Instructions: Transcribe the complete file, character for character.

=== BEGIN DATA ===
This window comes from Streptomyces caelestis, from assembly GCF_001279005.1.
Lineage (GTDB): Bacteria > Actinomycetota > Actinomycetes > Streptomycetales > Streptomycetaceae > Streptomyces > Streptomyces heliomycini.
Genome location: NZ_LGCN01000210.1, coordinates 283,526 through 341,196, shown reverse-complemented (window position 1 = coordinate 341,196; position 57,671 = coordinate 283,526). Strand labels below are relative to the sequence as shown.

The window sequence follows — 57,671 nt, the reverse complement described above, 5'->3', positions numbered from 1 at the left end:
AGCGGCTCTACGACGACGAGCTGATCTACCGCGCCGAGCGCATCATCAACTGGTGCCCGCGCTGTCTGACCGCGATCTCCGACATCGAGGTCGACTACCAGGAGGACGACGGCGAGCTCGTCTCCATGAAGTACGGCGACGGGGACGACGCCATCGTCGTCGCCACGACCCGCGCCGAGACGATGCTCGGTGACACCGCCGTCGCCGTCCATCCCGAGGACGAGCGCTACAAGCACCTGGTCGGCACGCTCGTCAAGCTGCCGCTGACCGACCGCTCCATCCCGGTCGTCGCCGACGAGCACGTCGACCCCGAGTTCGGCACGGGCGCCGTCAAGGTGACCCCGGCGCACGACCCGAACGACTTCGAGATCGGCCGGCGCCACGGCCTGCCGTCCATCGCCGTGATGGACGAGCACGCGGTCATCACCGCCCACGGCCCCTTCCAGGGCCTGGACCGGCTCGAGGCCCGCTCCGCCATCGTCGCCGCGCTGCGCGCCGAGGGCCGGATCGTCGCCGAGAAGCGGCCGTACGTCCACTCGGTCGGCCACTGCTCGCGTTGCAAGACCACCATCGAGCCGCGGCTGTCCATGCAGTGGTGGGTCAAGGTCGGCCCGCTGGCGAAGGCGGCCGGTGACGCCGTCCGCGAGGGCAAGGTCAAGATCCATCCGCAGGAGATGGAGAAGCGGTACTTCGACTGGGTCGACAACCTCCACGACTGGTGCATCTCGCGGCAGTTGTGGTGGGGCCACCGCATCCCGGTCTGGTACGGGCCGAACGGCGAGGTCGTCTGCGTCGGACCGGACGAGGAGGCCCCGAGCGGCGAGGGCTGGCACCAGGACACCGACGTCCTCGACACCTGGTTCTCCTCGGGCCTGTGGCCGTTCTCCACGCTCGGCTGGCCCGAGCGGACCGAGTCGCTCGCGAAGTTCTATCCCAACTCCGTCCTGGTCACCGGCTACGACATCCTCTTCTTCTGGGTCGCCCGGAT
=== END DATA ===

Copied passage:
This window comes from Streptomyces caelestis, from assembly GCF_001279005.1.
Lineage (GTDB): Bacteria > Actinomycetota > Actinomycetes > Streptomycetales > Streptomycetaceae > Streptomyces > Streptomyces heliomycini.
Genome location: NZ_LGCN01000210.1, coordinates 283,526 through 341,196, shown reverse-complemented (window position 1 = coordinate 341,196; position 57,671 = coordinate 283,526). Strand labels below are relative to the sequence as shown.

The window sequence follows — 57,671 nt, the reverse complement described above, 5'->3', positions numbered from 1 at the left end:
AGCGGCTCTACGACGACGAGCTGATCTACCGCGCCGAGCGCATCATCAACTGGTGCCCGCGCTGTCTGACCGCGATCTCCGACATCGAGGTCGACTACCAGGAGGACGACGGCGAGCTCGTCTCCATGAAGTACGGCGACGGGGACGACGCCATCGTCGTCGCCACGACCCGCGCCGAGACGATGCTCGGTGACACCGCCGTCGCCGTCCATCCCGAGGACGAGCGCTACAAGCACCTGGTCGGCACGCTCGTCAAGCTGCCGCTGACCGACCGCTCCATCCCGGTCGTCGCCGACGAGCACGTCGACCCCGAGTTCGGCACGGGCGCCGTCAAGGTGACCCCGGCGCACGACCCGAACGACTTCGAGATCGGCCGGCGCCACGGCCTGCCGTCCATCGCCGTGATGGACGAGCACGCGGTCATCACCGCCCACGGCCCCTTCCAGGGCCTGGACCGGCTCGAGGCCCGCTCCGCCATCGTCGCCGCGCTGCGCGCCGAGGGCCGGATCGTCGCCGAGAAGCGGCCGTACGTCCACTCGGTCGGCCACTGCTCGCGTTGCAAGACCACCATCGAGCCGCGGCTGTCCATGCAGTGGTGGGTCAAGGTCGGCCCGCTGGCGAAGGCGGCCGGTGACGCCGTCCGCGAGGGCAAGGTCAAGATCCATCCGCAGGAGATGGAGAAGCGGTACTTCGACTGGGTCGACAACCTCCACGACTGGTGCATCTCGCGGCAGTTGTGGTGGGGCCACCGCATCCCGGTCTGGTACGGGCCGAACGGCGAGGTCGTCTGCGTCGGACCGGACGAGGAGGCCCCGAGCGGCGAGGGCTGGCACCAGGACACCGACGTCCTCGACACCTGGTTCTCCTCGGGCCTGTGGCCGTTCTCCACGCTCGGCTGGCCCGAGCGGACCGAGTCGCTCGCGAAGTTCTATCCCAACTCCGTCCTGGTCACCGGCTACGACATCCTCTTCTTCTGGGTCGCCCGGAT